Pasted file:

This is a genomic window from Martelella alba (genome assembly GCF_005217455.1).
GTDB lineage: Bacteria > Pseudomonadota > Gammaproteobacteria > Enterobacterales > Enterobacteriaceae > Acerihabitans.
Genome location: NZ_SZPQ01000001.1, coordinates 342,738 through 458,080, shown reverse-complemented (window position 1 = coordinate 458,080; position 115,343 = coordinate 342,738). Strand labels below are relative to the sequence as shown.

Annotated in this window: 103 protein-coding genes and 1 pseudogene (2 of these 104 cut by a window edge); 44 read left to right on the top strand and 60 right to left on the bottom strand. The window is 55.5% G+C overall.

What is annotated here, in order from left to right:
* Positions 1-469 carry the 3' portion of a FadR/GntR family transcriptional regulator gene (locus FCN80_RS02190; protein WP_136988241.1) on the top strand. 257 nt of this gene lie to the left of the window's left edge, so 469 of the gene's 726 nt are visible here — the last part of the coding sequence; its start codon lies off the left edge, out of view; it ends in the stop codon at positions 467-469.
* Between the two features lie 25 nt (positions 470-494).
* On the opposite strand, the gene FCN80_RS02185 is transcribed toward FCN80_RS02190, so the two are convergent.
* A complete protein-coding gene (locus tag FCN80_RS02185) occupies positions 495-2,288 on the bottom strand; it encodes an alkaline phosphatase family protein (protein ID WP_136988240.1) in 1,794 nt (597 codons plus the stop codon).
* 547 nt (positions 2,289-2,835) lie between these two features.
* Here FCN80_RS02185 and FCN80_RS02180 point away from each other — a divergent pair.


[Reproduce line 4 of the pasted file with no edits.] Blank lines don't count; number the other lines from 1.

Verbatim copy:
Annotated in this window: 103 protein-coding genes and 1 pseudogene (2 of these 104 cut by a window edge); 44 read left to right on the top strand and 60 right to left on the bottom strand. The window is 55.5% G+C overall.